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J. Clin. Med. 2014, 3(1), 1-24; doi:10.3390/jcm3010001

Treatment and Prevention of Bone Metastases from Breast Cancer: A Comprehensive Review of Evidence for Clinical Practice

1
Department of Medical Oncology, Royal North Shore Hospital, St. Leonards NSW 2065, Sydney, Australia
2
Sydney Medical School, University of Sydney, Camperdown NSW 2050, Sydney, Australia
3
Department of Medical Oncology, Gosford Hospital, Gosford NSW 2250, Australia
*
Author to whom correspondence should be addressed.
Received: 9 November 2013 / Revised: 11 December 2013 / Accepted: 16 December 2013 / Published: 9 January 2014
(This article belongs to the Special Issue Prevention and Treatment of Bone Metastases from Breast Cancer)
View Full-Text   |   Download PDF [732 KB, uploaded 9 January 2014]   |  

Abstract

Bone is the most common site of metastasis from breast cancer. Bone metastases from breast cancer are associated with skeletal-related events (SREs) including pathological fractures, spinal cord compression, surgery and radiotherapy to bone, as well as bone pain and hypercalcemia, leading to impaired mobility and reduced quality of life. Greater understanding of the pathophysiology of bone metastases has led to the discovery and clinical utility of bone-targeted agents such as bisphosphonates and the receptor activator of nuclear factor kappa-B ligand (RANK-L) antibody, denosumab. Both are now a routine part of the treatment of breast cancer bone metastases to reduce SREs. With regards to prevention, there is no evidence that oral bisphosphonates can prevent bone metastases in advanced breast cancer without skeletal involvement. Several phase III clinical trials have evaluated bisphosphonates as adjuvant therapy in early breast cancer to prevent bone metastases. The current published data do not support the routine use of bisphosphonates in unselected patients with early breast cancer for metastasis prevention. However, significant benefit of adjuvant bisphosphonates has been consistently observed in the postmenopausal or ovarian suppression subgroup across multiple clinical trials, which raises the hypothesis that its greatest anti-tumor effect is in a low estrogen microenvironment. An individual patient data meta-analysis will be required to confirm survival benefit in this setting. This review summarizes the key evidence for current clinical practice and future directions. View Full-Text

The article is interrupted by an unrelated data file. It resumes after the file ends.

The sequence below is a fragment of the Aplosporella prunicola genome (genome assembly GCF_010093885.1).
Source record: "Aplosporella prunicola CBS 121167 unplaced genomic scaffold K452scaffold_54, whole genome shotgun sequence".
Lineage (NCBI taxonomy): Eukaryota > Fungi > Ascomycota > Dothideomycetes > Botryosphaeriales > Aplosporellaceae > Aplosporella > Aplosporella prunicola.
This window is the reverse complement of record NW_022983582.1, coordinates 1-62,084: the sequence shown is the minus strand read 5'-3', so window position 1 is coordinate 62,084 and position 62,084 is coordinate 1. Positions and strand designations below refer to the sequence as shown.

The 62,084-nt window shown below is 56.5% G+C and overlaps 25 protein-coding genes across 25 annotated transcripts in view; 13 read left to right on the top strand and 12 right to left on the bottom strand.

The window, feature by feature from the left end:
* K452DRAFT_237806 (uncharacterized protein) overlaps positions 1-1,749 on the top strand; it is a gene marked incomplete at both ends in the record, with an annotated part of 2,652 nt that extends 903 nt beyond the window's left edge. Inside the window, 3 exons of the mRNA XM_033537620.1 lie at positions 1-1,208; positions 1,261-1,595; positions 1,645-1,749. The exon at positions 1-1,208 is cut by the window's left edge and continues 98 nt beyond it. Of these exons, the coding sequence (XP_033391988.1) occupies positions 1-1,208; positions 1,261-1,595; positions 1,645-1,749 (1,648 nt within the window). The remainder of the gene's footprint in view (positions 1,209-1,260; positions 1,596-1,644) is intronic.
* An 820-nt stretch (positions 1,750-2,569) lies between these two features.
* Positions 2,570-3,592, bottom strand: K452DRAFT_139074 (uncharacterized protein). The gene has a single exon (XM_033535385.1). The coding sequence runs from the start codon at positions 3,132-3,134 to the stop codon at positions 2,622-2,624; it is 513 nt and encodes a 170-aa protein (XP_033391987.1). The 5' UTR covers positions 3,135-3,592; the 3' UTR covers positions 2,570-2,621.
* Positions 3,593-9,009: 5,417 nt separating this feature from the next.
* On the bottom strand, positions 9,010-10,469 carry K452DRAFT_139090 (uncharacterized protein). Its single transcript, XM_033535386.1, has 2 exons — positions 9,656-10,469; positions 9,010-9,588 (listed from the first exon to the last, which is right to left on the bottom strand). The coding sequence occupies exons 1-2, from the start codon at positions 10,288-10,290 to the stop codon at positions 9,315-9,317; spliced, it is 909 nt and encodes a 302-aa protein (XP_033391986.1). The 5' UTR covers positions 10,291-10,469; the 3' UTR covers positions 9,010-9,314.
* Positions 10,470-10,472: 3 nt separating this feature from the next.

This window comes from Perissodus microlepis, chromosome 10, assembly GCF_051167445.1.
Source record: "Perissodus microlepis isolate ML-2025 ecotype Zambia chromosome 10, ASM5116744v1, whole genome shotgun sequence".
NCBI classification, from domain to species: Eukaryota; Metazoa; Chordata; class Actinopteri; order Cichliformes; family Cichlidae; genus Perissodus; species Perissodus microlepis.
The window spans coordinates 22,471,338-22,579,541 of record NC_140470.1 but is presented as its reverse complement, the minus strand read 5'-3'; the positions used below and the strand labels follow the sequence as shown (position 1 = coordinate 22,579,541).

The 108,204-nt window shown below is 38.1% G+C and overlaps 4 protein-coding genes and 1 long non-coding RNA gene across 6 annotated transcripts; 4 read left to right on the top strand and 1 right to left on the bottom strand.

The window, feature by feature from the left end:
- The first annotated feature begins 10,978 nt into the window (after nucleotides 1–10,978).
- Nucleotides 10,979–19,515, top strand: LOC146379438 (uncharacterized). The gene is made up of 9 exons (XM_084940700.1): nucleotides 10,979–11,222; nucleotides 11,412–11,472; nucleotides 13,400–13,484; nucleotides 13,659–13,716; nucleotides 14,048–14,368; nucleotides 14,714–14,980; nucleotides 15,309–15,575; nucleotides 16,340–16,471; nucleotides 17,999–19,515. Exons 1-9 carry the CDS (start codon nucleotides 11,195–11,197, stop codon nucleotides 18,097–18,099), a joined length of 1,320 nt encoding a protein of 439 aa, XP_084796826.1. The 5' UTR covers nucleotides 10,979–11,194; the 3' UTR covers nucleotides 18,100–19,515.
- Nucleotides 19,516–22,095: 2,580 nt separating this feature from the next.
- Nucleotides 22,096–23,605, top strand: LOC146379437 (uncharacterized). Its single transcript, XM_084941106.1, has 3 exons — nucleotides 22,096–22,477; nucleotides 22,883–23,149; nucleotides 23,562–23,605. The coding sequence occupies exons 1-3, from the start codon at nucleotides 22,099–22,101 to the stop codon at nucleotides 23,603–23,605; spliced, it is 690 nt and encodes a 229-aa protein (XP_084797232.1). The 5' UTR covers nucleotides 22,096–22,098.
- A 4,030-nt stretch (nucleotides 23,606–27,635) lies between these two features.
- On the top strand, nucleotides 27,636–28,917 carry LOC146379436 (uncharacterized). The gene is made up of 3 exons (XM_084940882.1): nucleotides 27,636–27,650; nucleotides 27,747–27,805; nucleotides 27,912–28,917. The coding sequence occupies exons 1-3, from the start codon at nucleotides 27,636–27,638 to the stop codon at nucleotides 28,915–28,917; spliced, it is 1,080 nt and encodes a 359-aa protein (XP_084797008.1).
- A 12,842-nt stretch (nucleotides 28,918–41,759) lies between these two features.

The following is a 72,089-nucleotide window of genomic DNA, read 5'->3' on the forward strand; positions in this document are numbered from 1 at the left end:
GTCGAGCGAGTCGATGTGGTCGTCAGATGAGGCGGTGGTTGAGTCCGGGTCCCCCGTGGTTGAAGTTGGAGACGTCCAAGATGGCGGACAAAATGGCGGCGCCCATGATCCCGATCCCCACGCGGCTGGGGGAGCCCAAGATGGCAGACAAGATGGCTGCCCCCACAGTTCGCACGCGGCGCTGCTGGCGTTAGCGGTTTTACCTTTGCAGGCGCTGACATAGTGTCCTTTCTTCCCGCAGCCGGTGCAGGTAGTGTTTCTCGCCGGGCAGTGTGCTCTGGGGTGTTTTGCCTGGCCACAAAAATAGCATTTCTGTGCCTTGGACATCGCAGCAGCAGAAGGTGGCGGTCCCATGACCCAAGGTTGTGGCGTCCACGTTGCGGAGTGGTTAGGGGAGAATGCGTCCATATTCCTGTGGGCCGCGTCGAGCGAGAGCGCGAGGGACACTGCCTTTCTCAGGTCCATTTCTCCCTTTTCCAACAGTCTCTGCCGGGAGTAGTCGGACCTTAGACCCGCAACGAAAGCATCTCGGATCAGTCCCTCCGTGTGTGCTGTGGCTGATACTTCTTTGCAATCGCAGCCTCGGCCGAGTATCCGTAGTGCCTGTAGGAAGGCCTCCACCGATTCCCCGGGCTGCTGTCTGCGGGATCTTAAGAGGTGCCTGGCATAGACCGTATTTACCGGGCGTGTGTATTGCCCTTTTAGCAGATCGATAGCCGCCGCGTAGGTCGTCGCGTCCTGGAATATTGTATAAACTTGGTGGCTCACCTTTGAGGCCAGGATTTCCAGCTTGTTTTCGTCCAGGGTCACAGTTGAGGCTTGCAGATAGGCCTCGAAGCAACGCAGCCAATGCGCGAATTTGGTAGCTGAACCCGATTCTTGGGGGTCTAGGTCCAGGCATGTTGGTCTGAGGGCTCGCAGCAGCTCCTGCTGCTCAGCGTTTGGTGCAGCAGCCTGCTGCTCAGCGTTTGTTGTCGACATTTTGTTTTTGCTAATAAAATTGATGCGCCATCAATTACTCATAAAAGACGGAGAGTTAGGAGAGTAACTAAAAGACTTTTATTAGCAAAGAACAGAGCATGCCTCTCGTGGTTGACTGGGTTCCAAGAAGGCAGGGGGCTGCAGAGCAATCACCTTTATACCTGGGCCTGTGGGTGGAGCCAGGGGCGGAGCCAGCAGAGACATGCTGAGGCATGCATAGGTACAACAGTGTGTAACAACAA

Keywords: breast cancer; bone metastases; bisphosphonates; denosumab; skeletal-related events; adjuvant; randomized controlled trials; meta-analysis breast cancer; bone metastases; bisphosphonates; denosumab; skeletal-related events; adjuvant; randomized controlled trials; meta-analysis
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This is an open access article distributed under the Creative Commons Attribution License (CC BY 3.0).

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Li, B.T.; Wong, M.H.; Pavlakis, N. Treatment and Prevention of Bone Metastases from Breast Cancer: A Comprehensive Review of Evidence for Clinical Practice. J. Clin. Med. 2014, 3, 1-24.

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